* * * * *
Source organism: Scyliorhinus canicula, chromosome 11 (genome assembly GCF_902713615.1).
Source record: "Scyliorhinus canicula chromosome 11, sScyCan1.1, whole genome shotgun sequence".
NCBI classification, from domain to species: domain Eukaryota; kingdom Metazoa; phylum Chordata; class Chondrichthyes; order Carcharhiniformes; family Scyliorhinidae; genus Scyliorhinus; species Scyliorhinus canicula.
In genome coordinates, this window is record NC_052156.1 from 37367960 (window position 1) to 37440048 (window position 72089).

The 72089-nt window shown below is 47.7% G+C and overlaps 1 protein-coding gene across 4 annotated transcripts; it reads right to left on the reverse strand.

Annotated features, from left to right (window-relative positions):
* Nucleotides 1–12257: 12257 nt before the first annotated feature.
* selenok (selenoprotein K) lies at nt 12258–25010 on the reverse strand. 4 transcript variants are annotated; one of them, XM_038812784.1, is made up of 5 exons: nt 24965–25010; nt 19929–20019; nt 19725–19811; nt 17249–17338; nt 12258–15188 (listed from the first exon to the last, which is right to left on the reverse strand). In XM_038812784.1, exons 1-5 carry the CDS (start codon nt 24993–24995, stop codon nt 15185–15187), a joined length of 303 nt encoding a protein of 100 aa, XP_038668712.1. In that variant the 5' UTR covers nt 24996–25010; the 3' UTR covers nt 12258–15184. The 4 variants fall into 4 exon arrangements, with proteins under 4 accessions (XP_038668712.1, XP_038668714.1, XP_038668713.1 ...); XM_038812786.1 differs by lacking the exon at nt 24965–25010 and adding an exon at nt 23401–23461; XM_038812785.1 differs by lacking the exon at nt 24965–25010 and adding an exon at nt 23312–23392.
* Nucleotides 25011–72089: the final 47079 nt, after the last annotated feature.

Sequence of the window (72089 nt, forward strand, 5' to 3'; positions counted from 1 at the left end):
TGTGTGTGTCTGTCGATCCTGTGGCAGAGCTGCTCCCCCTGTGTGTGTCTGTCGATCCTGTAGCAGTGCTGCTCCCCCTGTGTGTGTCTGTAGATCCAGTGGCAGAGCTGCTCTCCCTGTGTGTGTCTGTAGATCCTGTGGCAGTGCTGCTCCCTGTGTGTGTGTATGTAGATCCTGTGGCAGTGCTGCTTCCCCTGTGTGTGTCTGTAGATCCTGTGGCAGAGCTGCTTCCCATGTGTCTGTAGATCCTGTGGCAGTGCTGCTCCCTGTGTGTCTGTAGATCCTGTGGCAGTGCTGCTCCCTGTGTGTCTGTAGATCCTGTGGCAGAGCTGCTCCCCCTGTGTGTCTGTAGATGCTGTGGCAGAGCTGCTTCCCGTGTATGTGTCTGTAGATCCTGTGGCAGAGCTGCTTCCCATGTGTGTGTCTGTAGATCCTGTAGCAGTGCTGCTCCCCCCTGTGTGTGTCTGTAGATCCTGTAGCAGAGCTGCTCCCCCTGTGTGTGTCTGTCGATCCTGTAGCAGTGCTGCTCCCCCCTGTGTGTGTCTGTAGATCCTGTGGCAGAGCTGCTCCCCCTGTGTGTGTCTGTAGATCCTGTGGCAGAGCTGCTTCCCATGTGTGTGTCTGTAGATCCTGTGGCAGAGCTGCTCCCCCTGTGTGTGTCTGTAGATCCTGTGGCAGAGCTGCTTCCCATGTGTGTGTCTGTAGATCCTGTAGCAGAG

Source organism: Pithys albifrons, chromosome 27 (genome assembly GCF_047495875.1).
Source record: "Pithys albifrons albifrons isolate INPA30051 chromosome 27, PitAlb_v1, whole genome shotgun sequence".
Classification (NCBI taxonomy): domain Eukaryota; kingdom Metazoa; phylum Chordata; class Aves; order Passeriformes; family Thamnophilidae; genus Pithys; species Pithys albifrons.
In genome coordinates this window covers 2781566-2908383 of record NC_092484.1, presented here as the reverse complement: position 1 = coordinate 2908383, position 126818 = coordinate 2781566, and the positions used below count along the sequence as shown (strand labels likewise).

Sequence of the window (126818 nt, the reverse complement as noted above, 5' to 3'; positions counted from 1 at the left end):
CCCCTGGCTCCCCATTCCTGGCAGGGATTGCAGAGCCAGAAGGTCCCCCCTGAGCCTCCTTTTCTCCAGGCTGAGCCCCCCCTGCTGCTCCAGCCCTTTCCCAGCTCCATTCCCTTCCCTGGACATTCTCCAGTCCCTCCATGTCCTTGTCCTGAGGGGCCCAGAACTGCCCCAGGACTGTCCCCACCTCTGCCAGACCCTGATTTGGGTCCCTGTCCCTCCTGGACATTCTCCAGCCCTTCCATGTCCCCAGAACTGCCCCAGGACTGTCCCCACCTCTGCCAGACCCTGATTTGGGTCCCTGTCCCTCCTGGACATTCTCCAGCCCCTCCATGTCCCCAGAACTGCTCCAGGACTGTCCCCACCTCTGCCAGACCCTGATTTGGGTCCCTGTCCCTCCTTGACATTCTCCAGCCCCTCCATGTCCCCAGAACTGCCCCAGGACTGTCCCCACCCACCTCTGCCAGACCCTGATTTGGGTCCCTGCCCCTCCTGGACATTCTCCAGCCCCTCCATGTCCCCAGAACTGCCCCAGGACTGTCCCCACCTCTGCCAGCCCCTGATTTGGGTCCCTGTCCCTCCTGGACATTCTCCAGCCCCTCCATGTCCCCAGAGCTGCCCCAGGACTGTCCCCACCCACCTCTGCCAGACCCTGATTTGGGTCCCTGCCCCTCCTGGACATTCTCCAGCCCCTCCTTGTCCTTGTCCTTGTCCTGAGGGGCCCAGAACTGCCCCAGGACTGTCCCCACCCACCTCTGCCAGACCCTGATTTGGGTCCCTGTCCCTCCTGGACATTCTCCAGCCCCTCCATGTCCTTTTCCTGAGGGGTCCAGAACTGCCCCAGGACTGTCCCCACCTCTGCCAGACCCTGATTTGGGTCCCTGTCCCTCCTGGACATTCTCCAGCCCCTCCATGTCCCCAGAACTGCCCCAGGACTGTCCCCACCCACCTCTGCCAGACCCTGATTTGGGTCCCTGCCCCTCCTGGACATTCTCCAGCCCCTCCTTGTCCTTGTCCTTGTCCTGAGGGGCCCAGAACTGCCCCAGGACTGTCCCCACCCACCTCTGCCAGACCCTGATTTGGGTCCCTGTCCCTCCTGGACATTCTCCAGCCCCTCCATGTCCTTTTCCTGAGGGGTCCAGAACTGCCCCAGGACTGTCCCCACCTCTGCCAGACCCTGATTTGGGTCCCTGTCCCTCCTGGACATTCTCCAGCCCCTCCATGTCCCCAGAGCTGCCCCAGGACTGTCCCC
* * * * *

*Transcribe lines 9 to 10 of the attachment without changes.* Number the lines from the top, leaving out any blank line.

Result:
* Nucleotides 25011–72089: the final 47079 nt, after the last annotated feature.

Sequence of the window (72089 nt, forward strand, 5' to 3'; positions counted from 1 at the left end):